Within the European-Australian structure “kinship” is determined purely by marriage and descent. This type of kinship is predominantly made up by the ‘nuclear families’, which is established by marriage and consists of mother, father and children. The normal expectation is that the nuclear family will establish their home away from their parents.
As opposed to the nuclear family structure existing in the Western lifestyle, the Aboriginal family is very much focussed on the extended arrangement. People not directly related by blood ties are often covered by the kinship term or label.
A great emphasis is placed on sharing which is conducted according to the kinship relationship. By following the rules of sharing, people gained respect and trust. Sharing within the Aboriginal lifestyle allowed people to build up a store of ‘social credit’ both within the local group and with distant trading partners.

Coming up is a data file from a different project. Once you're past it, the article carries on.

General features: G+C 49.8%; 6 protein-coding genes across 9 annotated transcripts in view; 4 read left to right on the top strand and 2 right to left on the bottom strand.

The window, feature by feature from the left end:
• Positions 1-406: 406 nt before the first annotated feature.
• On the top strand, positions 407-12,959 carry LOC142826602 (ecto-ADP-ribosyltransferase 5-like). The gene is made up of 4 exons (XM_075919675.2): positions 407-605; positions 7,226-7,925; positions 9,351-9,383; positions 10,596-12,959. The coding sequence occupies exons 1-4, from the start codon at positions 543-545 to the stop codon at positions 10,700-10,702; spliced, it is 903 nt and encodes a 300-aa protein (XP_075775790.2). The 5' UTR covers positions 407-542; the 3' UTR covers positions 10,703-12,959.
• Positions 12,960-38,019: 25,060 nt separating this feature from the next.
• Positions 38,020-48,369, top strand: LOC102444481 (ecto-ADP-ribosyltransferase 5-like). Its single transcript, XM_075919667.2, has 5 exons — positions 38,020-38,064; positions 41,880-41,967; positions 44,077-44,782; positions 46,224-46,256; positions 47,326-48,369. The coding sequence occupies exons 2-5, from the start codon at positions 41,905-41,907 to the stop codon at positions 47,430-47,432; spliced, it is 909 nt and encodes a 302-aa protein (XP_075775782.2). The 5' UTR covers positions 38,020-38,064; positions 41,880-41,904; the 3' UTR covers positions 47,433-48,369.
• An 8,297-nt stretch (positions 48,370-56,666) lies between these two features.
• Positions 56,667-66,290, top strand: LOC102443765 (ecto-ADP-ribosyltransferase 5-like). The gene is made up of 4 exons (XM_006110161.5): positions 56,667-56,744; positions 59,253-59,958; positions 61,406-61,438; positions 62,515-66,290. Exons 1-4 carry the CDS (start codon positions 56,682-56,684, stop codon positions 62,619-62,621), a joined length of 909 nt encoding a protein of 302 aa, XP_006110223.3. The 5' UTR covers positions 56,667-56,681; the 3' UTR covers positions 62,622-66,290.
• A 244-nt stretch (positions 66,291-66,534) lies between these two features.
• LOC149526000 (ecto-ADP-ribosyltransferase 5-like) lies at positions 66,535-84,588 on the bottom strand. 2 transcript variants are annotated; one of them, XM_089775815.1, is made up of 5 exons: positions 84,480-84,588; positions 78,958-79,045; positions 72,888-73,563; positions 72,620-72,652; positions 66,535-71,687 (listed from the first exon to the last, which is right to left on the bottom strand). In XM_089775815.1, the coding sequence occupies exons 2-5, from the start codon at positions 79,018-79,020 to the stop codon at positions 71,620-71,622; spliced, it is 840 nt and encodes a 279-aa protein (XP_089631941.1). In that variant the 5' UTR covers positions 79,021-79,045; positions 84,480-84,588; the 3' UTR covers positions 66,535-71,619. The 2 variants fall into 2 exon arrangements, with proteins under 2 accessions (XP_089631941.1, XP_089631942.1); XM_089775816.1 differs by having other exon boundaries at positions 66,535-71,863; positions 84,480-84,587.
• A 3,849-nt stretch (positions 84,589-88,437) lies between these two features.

The kinship influences whom one could marry and many other aspects of everyday behaviour. Once adulthood is reached the person knows exactly how to behave towards everyone he or she meets, and what type of behaviour is appropriate.
The kinship chart below provides an example for the Pilbara Region Skin Group.
|Panaka male marries Karimarra female
||children will be Purungu
||[A+B = C] |
|Karimarra male marries Panaka female
||children will be Palyirri
||[B+A = D]|
|Palyirri male marries Purungu female
||children will be Karimarra
||[D+C = B]|
|Purungu male marries Palyirri female
||children will be Panaka
||[C+D = A]|
Skin groups regulate this social organisation that involves many family groups. By cultural law as a member of this group you can only marry across (see black arrow’s in diagram).